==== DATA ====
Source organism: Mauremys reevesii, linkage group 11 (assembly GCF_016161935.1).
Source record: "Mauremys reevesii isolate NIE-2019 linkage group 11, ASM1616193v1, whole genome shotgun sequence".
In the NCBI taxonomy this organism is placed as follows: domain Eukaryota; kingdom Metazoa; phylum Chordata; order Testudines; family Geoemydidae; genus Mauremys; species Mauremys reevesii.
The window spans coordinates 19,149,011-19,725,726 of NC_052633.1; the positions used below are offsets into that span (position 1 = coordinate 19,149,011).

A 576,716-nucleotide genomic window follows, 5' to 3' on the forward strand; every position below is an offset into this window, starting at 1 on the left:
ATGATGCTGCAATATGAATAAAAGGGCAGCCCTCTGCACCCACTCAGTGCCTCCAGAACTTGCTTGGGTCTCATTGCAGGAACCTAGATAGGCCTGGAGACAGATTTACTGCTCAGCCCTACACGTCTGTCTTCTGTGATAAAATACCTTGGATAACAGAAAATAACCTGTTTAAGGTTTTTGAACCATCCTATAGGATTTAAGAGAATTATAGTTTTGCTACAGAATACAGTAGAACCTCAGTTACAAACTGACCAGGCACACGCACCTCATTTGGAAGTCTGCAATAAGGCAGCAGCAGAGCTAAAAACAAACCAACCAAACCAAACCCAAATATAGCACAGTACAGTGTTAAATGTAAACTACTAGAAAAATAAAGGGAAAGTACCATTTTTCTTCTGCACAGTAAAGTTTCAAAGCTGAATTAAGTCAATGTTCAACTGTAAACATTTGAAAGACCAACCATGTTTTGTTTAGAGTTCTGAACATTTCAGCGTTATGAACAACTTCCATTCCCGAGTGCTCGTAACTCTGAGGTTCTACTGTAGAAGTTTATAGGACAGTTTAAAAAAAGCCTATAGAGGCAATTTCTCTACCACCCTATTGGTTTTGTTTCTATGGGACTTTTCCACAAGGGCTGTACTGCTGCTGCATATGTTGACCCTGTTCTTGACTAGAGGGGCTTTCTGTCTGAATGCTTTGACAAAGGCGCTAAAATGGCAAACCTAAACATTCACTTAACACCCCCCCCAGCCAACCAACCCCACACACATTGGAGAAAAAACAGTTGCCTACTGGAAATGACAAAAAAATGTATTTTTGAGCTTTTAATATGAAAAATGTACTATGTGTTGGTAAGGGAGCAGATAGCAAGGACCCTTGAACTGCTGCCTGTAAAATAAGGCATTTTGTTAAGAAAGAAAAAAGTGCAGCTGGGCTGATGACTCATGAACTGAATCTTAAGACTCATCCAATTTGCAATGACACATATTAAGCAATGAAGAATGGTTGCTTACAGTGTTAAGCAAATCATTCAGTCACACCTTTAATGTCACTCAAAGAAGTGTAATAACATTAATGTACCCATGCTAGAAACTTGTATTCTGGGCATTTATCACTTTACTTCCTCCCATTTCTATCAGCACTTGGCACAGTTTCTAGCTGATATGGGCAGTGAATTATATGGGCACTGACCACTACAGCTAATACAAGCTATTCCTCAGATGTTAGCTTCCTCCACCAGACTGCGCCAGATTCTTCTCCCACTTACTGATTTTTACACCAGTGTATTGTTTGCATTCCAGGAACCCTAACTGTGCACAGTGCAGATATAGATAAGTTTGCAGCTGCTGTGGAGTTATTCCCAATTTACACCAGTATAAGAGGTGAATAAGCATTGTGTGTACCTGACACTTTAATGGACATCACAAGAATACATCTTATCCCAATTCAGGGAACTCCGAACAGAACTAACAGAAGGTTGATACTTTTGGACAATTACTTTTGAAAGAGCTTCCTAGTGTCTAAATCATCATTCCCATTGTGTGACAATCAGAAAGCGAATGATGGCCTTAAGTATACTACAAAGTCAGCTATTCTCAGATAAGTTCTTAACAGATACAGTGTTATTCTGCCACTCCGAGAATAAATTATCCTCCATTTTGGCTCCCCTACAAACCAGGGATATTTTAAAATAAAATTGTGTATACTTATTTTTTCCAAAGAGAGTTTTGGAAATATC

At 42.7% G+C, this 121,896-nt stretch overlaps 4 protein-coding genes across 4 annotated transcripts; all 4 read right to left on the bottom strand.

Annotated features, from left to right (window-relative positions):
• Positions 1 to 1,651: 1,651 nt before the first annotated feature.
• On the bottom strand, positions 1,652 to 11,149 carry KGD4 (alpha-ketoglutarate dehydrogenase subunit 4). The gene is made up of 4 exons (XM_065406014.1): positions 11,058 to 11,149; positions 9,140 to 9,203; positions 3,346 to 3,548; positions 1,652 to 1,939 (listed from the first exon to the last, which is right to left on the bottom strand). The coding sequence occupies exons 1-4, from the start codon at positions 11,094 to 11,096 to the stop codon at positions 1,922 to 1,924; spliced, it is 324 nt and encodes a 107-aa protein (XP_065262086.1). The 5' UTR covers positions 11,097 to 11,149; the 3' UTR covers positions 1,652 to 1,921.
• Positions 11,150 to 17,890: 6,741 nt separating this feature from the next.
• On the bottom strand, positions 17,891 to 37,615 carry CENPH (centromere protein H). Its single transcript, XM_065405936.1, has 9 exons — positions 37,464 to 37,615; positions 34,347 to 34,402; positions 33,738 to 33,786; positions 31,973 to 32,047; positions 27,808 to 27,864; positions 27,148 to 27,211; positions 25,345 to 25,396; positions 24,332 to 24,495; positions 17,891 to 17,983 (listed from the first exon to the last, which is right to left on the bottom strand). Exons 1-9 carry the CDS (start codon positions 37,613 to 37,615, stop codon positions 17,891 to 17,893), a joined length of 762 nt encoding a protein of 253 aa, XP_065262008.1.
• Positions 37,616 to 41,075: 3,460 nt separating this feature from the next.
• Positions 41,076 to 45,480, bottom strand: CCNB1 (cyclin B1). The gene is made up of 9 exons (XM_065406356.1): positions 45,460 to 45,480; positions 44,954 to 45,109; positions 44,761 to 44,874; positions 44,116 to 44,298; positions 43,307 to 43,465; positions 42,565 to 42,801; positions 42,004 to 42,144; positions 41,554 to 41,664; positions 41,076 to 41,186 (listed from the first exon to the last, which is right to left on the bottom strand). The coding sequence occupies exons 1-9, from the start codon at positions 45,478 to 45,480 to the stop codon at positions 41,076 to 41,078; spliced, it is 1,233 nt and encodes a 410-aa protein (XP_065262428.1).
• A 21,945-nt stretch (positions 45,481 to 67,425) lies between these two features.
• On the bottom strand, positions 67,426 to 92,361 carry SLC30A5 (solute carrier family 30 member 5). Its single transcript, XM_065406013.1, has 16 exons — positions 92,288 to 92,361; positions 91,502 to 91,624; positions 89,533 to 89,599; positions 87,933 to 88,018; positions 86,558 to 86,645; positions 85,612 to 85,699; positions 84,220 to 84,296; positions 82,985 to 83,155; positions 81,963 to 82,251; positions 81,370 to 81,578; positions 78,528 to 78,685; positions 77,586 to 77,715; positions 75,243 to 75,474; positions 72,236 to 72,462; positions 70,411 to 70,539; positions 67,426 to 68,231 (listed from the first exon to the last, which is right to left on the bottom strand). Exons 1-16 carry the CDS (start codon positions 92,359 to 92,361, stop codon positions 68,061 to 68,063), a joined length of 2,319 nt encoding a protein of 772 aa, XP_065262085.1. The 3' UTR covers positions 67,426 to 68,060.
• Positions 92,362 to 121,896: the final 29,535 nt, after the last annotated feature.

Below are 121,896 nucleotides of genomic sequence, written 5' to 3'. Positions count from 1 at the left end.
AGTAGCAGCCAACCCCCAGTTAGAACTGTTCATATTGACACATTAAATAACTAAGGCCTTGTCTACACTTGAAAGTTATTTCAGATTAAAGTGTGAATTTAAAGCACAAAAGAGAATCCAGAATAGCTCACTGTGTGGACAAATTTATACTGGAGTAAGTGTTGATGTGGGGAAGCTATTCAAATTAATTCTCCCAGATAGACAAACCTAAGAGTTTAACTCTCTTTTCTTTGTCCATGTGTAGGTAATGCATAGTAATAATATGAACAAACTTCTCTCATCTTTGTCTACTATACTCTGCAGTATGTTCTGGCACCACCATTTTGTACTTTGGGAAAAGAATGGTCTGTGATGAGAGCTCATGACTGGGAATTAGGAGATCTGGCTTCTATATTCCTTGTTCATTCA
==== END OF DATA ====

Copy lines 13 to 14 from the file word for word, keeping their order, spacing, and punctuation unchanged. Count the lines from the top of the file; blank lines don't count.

• Positions 37,616 to 41,075: 3,460 nt separating this feature from the next.
• Positions 41,076 to 45,480, bottom strand: CCNB1 (cyclin B1). The gene is made up of 9 exons (XM_065406356.1): positions 45,460 to 45,480; positions 44,954 to 45,109; positions 44,761 to 44,874; positions 44,116 to 44,298; positions 43,307 to 43,465; positions 42,565 to 42,801; positions 42,004 to 42,144; positions 41,554 to 41,664; positions 41,076 to 41,186 (listed from the first exon to the last, which is right to left on the bottom strand). The coding sequence occupies exons 1-9, from the start codon at positions 45,478 to 45,480 to the stop codon at positions 41,076 to 41,078; spliced, it is 1,233 nt and encodes a 410-aa protein (XP_065262428.1).